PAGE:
Rewriting our Induction Guide recently gave me the chance to review what’s changed in the 20 years since NAPA was registered as a charity. It is a mixed bag. In many areas’ things are recognisably better. In the past it was rare to find someone working at a senior level for a social care provider that had a responsibility for activity provision anywhere in their job description. Nowadays I can reel off 20 or more names of individuals that we work with on a regular basis. I believe a combination of NAPA’s influence and regulators looking more closely at quality of life issues has led to this change for the better. Policies are emerging that take a holistic view of activity being central to many aspects of care and not the exclusive preserve of a single employee in the role of Activity Coordinator.
Implementing those policies into practice is still a challenge for many but some are succeeding. In 1998 when I was working as an Activity Provider, I contributed a chapter to a book on the New Culture of Activity Provision. It detailed my 3-year journey to get the whole team on board, including our nurses, to recognise the importance of meaningful engagement to well -being as everybody’s job not just mine. Sadly, I still hear this story over and over again when working with frontline Activity Providers. On the plus side many more Managers are saying that they want the whole team engaging and are seeking ways to achieve it. We are working with some care providers who have made a real investment into this field and are beginning to reap the rewards through improved inspection ratings, better occupancy and improved staff retention rates. Their residents can only be better off as a result.
A source of pride for us in recent years has been establishing qualifications in Activity Provision. None existed until we wrote the qualification, developed achievable delivery methods and promoted it across the sector. We were awarded the Skills for Care Accolade for Best Endorsed Training Provider this year which was the icing on the cake. Better still is seeing the outcomes for hundreds of students who have gained credibility and confidence in their role. We now want to see at least one person in every care setting holding this qualification.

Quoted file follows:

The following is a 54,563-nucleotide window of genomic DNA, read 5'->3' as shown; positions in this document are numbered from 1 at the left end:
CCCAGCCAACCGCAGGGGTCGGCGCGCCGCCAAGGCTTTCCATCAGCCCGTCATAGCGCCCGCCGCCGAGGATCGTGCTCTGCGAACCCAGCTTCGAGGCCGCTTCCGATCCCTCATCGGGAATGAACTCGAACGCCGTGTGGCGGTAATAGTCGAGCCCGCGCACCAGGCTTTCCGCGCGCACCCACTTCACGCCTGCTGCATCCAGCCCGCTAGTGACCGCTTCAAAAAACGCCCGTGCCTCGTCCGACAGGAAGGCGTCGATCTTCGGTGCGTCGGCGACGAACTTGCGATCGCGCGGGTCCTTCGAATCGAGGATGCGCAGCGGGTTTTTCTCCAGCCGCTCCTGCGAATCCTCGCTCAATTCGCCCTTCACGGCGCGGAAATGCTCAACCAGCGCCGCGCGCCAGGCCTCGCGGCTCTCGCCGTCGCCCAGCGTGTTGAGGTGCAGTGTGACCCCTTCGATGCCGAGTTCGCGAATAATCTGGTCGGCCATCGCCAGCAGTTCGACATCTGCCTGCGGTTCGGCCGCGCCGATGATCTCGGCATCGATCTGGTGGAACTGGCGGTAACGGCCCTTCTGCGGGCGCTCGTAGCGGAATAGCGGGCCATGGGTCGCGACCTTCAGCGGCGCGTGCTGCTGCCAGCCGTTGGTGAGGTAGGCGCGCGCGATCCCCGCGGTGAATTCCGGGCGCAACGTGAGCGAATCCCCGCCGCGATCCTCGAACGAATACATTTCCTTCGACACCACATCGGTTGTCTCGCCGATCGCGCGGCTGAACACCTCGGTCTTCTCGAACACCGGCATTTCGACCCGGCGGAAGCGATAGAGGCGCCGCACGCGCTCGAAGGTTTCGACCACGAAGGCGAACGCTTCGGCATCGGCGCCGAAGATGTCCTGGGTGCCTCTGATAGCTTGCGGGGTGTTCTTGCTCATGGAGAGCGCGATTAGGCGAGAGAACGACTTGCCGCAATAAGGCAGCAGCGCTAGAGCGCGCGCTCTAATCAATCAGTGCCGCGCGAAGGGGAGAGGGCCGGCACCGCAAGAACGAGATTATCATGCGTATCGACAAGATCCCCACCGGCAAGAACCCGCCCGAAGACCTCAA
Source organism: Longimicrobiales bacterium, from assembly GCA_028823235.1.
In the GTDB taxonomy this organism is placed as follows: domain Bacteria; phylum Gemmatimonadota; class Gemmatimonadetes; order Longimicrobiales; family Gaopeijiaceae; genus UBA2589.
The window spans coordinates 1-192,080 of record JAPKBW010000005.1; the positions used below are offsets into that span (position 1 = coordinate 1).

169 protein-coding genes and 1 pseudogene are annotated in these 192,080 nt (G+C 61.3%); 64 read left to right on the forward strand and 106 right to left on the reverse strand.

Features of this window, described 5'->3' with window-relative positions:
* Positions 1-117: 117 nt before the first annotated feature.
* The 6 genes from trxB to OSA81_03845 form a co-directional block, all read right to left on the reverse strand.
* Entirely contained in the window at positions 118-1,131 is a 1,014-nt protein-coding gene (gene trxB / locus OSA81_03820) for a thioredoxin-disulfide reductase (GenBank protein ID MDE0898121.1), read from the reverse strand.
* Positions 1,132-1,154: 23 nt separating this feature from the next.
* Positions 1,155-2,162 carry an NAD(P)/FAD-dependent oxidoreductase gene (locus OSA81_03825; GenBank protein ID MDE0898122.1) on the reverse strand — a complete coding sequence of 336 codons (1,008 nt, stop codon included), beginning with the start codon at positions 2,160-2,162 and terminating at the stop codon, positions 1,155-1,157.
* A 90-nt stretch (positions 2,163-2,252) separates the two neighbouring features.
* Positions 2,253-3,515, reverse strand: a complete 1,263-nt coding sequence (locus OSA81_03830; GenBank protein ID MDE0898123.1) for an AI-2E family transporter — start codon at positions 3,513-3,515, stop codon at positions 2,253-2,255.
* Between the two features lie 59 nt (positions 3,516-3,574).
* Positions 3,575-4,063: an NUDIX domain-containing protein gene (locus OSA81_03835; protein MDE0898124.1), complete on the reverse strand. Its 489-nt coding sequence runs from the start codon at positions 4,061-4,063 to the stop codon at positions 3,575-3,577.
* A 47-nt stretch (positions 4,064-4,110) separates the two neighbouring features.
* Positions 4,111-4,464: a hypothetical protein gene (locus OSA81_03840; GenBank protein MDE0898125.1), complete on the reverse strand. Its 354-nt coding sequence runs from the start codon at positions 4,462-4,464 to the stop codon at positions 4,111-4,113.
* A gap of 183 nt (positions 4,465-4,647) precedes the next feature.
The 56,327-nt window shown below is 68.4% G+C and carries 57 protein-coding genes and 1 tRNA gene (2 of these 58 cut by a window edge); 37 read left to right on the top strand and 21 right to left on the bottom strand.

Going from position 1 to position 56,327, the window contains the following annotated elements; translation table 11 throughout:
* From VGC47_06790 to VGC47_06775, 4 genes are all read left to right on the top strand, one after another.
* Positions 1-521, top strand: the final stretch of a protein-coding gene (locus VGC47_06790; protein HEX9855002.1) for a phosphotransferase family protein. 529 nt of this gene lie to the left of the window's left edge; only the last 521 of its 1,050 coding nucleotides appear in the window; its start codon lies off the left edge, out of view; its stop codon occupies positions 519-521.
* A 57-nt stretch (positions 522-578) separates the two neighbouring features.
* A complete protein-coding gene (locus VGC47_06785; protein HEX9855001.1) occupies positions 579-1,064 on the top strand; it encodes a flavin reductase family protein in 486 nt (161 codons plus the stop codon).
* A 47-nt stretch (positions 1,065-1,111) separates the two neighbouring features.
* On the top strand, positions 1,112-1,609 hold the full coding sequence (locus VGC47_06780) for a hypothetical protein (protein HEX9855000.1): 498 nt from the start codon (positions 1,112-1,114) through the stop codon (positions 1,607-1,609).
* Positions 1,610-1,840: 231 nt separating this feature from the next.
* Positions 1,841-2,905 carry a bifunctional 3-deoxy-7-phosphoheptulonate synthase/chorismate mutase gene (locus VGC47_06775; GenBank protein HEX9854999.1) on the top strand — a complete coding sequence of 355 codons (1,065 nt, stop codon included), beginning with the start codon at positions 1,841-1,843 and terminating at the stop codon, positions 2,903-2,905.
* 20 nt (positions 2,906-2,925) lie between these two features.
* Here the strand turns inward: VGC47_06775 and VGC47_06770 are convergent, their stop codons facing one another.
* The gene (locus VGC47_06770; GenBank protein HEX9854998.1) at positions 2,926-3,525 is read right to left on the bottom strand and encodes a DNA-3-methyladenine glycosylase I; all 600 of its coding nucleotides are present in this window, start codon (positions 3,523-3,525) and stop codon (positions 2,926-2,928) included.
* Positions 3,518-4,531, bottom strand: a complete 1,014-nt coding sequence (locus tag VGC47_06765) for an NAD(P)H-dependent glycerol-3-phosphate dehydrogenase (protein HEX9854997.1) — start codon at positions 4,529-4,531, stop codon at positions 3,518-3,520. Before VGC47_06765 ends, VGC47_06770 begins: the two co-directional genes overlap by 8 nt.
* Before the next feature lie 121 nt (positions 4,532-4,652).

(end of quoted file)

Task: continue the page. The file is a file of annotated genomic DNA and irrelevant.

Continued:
Over the years we have supported the growth of many innovative suppliers of goods and services and have delighted in seeing them become established across the sector. Organisations like Revitalyz, Oomph, Active Minds, Alive and StepChange, to name just a few, have helped to change how people think. Our formal partnership with Our Yesterdays has encouraged the use of digital technology at an affordable price. The growth of social media as a communication tool has been a real benefit to NAPA. We make good use of Facebook, Twitter and Pinterest – terminology unknown to our original members. Developing our website has been built into the workload as it is now the first port of call for anyone wanting to know what we do.
NAPA has been a driving force behind a number of national initiatives that are now embedded. We are proud to say that we were one of the first to support the formation of the My Home Life movement and continue to co- chair Care Home Open Day. Supporting quality improvement through Your Care Rating and serving on the Advisory Board for Reading Agency projects demonstrates the breadth of our influence and helps to meet our aim of being a ‘thought leader’ in the sector.
No charity could review its recent history without reference to income and fundraising. Many years ago, the staff and Trustees planned a strategy to be as self -funding as possible and not grant dependent. Thank goodness for that foresight as many small organisations have failed to survive local authority cuts and nationwide pressure on income for care providers. Our income today is almost equally split between membership and training. Careful housekeeping in house and tremendous dedication by the small team of 6 has kept us going in very trying times. We’ve had support in kind, and through sponsorship, from lots of the provider groups as well as leading national bodies like National Care Forum and Care England. Fundraising for us will always be difficult because we don’t, and won’t ever, directly provide services to cared for people. We are unique in supporting care teams to do the job but that is not generally seen as a positive reason to donate money by the general public. This doesn’t stop us from trying but we are pragmatic about achieving much income from this route. We are grateful to a recent London Marathon runner for her support and to the many care homes that have saved stamps on our behalf.
So, what of the future? Our simple aim to ensure that every person, supported by a care setting, has at least one quality conversation every day is an easy statement to make but a real challenge to achieve. We are lifted though by the advances of the past twenty years and, if we can survive the financial challenges, we know we can continue to make a difference. We set out to support care teams to enable people to have a meaningful life and believe that with the greater, frailty and dependency of those needing care that we have an even bigger part to play in the years to come.
NAPA Executive Director December 2018